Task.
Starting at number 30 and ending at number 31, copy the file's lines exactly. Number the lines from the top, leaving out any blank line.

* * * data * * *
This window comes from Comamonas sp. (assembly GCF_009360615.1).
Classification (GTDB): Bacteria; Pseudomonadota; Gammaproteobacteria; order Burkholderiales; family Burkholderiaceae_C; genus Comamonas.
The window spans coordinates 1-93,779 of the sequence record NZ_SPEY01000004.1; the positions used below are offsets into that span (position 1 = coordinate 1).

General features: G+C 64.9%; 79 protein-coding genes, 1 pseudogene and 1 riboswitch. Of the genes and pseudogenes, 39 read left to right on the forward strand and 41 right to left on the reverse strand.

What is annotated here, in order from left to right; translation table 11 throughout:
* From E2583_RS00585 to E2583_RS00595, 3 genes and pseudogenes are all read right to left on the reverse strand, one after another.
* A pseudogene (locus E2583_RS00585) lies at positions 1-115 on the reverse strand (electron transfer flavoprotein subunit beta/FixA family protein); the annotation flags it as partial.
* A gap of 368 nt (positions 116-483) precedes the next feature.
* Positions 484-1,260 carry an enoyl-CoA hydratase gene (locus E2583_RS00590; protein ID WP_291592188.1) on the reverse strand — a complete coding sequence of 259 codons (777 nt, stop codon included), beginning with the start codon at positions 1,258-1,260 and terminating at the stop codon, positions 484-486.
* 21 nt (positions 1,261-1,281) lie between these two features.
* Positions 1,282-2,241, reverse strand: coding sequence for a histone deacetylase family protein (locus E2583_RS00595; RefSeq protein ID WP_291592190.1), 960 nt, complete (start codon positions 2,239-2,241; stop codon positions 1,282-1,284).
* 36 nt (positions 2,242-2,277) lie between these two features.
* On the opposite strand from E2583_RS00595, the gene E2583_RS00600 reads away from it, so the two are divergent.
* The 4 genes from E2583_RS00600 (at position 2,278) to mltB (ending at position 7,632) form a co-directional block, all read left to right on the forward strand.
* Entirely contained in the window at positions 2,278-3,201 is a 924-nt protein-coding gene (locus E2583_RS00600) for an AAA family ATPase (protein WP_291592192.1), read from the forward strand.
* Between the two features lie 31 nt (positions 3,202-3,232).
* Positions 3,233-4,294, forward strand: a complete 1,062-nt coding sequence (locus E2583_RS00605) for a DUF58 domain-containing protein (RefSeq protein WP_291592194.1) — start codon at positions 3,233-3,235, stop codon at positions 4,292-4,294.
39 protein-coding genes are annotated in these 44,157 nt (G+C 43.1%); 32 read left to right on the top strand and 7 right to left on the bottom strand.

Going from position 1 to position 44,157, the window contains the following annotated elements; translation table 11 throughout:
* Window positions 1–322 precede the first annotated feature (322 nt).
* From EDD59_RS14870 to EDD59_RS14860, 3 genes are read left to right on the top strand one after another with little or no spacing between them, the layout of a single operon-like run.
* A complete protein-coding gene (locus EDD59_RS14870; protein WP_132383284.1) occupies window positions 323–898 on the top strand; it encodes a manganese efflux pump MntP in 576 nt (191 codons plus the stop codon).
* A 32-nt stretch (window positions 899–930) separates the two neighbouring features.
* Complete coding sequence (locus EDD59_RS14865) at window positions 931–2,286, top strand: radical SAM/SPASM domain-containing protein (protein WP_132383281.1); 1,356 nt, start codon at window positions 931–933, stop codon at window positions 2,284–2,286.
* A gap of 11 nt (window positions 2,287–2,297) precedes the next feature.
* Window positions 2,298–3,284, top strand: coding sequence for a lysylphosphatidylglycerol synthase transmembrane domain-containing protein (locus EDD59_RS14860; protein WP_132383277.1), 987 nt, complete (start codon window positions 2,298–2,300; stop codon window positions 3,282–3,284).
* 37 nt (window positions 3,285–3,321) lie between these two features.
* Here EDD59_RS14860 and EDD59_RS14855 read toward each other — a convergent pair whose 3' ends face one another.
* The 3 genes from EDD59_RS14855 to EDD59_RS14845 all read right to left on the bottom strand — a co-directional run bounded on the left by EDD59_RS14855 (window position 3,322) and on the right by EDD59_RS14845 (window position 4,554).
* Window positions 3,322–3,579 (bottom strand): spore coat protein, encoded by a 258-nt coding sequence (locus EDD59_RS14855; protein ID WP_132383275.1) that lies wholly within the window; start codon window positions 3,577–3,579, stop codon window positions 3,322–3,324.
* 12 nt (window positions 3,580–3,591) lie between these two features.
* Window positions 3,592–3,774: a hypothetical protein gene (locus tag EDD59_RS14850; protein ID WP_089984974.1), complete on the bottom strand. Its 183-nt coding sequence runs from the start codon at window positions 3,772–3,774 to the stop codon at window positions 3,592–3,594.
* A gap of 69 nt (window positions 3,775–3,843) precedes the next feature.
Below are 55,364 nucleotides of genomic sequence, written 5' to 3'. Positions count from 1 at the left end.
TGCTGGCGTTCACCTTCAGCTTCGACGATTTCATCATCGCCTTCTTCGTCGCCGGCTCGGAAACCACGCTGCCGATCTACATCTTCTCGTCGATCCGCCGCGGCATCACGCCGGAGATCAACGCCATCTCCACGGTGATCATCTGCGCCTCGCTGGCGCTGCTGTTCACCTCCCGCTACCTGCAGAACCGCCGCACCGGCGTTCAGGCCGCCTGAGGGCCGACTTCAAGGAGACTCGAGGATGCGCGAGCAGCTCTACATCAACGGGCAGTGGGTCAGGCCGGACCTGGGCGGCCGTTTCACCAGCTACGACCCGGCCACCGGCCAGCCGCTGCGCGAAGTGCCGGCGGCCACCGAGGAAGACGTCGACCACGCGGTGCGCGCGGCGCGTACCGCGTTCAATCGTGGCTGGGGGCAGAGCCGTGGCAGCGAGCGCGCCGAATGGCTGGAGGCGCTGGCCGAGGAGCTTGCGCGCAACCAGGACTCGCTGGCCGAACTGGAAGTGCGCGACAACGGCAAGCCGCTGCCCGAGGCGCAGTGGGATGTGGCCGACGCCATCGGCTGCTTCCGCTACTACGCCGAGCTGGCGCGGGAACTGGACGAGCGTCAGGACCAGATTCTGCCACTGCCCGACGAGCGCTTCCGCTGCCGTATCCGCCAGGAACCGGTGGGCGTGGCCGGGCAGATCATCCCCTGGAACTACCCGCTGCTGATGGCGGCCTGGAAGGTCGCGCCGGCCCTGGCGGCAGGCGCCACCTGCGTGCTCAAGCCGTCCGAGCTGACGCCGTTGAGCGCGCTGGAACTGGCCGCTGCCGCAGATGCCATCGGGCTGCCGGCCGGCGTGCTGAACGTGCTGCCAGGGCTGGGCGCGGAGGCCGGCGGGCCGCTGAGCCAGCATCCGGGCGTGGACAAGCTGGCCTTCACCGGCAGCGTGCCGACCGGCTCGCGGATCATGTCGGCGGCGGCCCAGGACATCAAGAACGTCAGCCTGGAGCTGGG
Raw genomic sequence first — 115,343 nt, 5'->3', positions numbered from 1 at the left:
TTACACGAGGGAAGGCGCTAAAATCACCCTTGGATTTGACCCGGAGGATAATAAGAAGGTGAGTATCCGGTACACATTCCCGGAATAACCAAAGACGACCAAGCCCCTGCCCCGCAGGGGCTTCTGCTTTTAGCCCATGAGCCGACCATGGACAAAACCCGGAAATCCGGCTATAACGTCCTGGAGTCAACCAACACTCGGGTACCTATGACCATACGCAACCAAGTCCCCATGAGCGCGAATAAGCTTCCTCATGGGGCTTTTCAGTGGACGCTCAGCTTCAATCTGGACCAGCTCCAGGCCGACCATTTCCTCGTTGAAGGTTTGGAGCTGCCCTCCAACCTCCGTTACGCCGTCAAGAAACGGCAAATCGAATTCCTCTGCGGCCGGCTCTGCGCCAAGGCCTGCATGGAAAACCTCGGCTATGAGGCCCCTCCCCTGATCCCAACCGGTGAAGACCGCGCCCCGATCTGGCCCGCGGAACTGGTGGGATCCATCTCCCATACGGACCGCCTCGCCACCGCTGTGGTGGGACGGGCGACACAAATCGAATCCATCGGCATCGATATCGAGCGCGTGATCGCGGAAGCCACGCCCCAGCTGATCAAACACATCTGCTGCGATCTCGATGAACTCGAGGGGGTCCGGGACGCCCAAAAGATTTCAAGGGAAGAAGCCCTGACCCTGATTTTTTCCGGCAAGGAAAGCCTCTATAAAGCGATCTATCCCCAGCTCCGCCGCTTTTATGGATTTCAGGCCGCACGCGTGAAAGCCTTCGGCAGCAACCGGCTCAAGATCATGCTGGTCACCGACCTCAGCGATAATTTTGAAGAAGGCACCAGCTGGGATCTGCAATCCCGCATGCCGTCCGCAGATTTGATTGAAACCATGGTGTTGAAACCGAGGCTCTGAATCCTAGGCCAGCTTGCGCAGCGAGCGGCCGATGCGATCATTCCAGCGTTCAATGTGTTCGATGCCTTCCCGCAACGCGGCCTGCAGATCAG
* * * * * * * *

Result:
* Window positions 3,322–3,579 (bottom strand): spore coat protein, encoded by a 258-nt coding sequence (locus EDD59_RS14855; protein ID WP_132383275.1) that lies wholly within the window; start codon window positions 3,577–3,579, stop codon window positions 3,322–3,324.
* 12 nt (window positions 3,580–3,591) lie between these two features.